- I think crossword puzzles are a great way of passing time. And this is my somewhat fail attempt at doing one.
- I used to wear braces. I still use retainers.
- My very first novel was called “Breaking Ground.” I started it in grade 8 and finished it in grade 10 after writing 73,336 words.
- I’ve collected Ikea catalogs since 2009. When I was young, I had an obsession with interior design and real estate. I still do.
- I want to travel across all 50 states in the United States. So far I’ve visited Boston, New York, and Chicago.
- I never leave home without my lip gloss. Although, I rarely use or put on any other type of make-up since I prefer going natural, I still love wearing lip gloss.
- I’m an emotional eater. Whenever I’m upset or depressed, I will devour anything in sight particularly, chips of any kind, any brand, and any flavour.
- I own 5 bottles of nail polish. Only 5. I have no intentions of purchasing more.
- I have horrendous eyesight. I wear contacts or glasses all the time.
Camp NaNoWriMo is drawing to a close. Remember when July 1st rolled around?
The Start Of July = Camp NaNoWriMo Madness Begins
More importantly, participating in this month long endeavour has given me a few lessons I will surely take down the road as a writer, a student, and as a person.
I’ve come a long way from not having any idea to nearly having a first draft of a novel complete in one month.
NaNoWriMo has taught me 10 unforgettable things that not only apply to writers but to students and even to average human beings.
I’ve learned (in no particular order):
- To always plan ahead.
- To develop a (writing) routine and stick with it.
- To allocate more time than necessary to complete a project.
- To silence the inner editor/critic/perfectionist.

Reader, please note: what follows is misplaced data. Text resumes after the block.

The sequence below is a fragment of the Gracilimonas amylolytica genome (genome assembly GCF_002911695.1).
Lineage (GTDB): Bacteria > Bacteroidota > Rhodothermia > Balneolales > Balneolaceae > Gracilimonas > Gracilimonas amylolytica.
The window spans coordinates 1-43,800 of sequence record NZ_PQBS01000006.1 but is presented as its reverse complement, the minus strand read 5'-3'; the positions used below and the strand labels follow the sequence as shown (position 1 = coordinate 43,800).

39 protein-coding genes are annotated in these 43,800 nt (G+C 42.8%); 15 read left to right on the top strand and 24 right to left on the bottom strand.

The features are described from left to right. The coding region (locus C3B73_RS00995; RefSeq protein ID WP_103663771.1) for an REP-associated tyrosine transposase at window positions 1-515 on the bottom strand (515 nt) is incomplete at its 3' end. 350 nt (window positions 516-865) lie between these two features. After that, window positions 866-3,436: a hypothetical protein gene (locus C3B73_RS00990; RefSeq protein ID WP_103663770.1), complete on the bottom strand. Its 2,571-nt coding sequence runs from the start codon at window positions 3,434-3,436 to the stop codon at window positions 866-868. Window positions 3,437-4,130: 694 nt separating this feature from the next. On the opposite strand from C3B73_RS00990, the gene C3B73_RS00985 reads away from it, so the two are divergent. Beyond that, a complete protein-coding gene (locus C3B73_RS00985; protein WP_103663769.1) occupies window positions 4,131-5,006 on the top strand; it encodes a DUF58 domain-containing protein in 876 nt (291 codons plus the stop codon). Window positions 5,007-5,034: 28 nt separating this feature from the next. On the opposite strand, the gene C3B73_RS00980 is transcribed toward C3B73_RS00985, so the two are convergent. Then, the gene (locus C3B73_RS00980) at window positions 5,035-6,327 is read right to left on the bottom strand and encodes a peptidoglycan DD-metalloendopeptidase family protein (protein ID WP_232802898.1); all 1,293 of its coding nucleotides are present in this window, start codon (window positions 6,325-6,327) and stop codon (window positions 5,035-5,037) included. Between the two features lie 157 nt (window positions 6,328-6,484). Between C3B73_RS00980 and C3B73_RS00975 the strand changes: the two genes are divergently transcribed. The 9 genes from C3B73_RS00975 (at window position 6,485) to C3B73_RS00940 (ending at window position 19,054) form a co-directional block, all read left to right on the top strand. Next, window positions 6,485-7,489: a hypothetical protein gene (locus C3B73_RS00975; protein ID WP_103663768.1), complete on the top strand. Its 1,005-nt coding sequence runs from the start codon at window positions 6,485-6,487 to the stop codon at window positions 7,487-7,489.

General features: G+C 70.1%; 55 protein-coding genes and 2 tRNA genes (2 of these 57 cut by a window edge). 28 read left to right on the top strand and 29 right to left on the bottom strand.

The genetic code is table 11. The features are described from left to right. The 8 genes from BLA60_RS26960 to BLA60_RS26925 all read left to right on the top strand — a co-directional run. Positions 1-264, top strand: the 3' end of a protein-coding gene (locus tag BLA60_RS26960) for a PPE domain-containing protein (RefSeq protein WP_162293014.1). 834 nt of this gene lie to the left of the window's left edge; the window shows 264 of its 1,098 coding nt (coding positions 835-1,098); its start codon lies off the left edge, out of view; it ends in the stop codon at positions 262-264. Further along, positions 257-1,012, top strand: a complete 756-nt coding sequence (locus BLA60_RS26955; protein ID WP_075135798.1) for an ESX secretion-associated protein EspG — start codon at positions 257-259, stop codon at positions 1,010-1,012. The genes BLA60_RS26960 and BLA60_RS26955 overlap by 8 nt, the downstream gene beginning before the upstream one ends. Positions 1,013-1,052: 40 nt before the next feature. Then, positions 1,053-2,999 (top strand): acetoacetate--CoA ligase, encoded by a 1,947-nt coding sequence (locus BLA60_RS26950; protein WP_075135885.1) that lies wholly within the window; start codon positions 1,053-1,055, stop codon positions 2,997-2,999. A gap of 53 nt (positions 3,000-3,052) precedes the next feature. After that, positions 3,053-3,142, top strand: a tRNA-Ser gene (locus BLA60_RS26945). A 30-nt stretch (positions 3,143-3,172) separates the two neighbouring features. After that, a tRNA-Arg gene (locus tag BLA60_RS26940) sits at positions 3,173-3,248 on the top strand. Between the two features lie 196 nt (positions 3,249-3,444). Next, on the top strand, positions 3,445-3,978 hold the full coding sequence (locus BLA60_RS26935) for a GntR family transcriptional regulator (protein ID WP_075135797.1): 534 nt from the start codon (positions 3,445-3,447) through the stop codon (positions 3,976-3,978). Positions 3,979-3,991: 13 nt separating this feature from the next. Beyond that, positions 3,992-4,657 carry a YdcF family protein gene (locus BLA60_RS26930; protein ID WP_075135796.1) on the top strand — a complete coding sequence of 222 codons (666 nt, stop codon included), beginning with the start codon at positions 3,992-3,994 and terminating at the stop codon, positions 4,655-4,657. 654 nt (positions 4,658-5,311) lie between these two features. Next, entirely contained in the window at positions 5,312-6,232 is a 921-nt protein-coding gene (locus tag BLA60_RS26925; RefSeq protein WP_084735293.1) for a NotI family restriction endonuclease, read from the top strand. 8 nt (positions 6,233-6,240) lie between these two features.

- To learn when and how to say no.
- To stay efficient.
- To avoid distractions.
- To keep my sanity intact.
- To live a little.
- And anything is possible. You just have to want and work for it.
I am not saying you cannot use these words. I am mentioning them because most of the words below are used either too frequently or become so redundant in your writing, it would be wise to limit your use of these words. Which is why repeating some of these words over and over and over again can make your writing either really boring at best or weaken your writing at worst. As a writer you don’t ever want to risk sounding boring, incompetent, or unqualified.
Hey, a quick search of your manuscript, novel, or essay might surprise you. You never know.
So find some of the words below, weed them out, and watch as your writing grows stronger.
- A lot
Especially useful for those of you who participated in Camp NaNoWriMo a.k.a. National Novel Writing Month. Your novel can certainly do without most of the words mentioned above.
I cannot believe that July is right around the corner. Which means Camp NaNoWriMo is starting again.
Are you participating? Are you attempting such a feat? Are you ready?
Can you do it? 50,000 words in one month? All from scratch?
Dare to take the challenge? Or are you modifying the word count to accommodate your hectic schedule and responsibilities? Whatever it is, just remember to have fun. Don’t stress yourself out. Breathe. Be happy!
Excited? Nervous? Anxious? Scared? Happy? Prepared? Ready?
Remember writing is difficult. Writing a novel is even more difficult. But I applaud you, great writer, for challenging yourself mentally, emotionally, psychologically, and even physically.
Good luck to everyone taking part this year.
Get ready. Get set. And you’re almost ready to go!